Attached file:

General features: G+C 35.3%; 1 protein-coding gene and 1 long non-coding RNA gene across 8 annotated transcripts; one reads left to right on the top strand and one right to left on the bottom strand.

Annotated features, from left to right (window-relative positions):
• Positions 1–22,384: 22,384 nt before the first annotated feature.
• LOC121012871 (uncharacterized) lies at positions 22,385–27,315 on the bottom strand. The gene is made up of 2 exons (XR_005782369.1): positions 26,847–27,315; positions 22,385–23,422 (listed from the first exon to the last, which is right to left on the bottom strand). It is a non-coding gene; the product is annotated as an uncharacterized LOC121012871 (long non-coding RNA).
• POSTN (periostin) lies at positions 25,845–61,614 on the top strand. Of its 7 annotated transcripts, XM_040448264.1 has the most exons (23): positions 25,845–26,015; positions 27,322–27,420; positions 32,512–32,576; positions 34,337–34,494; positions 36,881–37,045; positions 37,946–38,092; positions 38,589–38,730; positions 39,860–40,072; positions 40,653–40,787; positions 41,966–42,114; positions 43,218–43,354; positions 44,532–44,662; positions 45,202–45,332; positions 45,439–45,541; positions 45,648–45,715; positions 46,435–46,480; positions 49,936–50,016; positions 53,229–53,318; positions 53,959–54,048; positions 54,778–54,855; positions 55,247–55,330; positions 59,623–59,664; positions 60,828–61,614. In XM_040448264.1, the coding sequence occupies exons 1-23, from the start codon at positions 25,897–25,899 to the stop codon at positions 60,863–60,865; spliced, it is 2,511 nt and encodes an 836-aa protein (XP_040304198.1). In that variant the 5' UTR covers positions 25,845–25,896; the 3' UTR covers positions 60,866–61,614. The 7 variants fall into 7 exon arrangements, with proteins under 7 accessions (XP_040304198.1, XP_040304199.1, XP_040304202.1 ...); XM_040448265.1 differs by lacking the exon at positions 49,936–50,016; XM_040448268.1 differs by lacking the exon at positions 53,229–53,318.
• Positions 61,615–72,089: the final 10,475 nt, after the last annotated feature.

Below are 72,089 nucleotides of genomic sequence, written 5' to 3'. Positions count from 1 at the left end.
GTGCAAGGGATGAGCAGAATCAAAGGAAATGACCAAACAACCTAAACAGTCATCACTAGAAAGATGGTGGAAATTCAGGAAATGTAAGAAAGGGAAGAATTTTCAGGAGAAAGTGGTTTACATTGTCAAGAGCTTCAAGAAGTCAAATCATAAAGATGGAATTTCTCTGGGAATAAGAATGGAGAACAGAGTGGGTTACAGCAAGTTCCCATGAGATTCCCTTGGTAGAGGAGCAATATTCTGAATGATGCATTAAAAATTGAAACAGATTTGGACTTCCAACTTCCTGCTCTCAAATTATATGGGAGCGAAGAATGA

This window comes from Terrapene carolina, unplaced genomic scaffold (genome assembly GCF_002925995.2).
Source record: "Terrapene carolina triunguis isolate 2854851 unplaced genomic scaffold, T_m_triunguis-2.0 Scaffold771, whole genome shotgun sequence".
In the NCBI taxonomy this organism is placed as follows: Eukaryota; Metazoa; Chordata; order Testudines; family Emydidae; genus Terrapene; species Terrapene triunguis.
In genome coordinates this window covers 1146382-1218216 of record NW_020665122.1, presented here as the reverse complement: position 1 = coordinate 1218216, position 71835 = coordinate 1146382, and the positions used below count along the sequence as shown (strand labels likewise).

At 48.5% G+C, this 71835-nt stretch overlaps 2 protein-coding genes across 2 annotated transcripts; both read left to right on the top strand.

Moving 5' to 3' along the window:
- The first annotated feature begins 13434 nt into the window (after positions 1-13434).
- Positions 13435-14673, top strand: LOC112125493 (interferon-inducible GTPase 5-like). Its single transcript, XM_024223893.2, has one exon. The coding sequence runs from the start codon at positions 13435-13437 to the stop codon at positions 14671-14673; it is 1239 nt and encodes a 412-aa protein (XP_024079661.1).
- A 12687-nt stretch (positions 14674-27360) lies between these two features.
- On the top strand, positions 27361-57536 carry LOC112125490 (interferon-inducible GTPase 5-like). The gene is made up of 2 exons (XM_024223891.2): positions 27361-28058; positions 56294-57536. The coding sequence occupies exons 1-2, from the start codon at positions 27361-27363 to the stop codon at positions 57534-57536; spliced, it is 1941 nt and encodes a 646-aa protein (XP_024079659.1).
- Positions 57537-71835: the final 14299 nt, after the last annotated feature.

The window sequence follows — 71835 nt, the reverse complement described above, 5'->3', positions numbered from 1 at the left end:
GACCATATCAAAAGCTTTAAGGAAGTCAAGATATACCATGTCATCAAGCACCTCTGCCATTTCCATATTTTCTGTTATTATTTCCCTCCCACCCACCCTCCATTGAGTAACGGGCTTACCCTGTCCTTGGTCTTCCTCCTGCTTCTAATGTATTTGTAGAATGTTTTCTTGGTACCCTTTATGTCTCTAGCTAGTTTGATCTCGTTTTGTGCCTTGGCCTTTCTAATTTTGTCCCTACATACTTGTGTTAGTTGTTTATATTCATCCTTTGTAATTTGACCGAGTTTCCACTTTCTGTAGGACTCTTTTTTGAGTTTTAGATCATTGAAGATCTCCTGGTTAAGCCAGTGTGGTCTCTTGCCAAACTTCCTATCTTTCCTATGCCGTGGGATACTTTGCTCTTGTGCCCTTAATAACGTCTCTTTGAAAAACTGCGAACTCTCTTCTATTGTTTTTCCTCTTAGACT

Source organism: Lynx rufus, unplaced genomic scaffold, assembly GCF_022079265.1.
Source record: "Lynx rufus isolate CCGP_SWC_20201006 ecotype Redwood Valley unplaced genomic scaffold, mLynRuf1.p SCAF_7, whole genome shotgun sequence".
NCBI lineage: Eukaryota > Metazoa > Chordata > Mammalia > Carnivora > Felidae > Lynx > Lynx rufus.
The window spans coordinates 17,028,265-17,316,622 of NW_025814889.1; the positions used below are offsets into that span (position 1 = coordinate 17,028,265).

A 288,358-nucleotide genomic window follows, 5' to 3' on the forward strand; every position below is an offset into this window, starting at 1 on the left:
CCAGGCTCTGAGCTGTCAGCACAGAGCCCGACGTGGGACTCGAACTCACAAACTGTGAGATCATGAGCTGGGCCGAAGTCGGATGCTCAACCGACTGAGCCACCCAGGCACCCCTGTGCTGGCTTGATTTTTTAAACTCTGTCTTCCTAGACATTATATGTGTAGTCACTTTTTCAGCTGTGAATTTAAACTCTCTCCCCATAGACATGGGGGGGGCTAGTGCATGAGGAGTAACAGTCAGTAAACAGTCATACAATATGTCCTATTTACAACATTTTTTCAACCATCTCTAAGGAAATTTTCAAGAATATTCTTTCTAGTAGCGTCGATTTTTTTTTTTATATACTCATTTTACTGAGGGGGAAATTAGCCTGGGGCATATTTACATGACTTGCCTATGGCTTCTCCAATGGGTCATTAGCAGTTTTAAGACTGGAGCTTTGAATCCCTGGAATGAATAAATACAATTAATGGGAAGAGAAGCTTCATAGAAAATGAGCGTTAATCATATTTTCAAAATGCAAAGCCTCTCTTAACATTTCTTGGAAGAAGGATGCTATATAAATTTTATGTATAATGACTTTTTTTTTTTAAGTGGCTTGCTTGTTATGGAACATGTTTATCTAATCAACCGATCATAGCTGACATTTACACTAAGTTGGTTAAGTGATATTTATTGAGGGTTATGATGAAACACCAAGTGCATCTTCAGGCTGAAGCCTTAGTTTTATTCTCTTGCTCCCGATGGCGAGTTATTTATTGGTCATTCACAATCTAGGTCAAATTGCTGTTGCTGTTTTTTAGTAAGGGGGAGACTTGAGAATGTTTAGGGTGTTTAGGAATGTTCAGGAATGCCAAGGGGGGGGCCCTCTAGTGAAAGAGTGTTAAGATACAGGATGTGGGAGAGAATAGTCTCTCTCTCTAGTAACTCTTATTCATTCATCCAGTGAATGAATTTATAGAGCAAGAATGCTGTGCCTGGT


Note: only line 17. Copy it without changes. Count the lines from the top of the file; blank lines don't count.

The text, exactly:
- A 12687-nt stretch (positions 14674-27360) lies between these two features.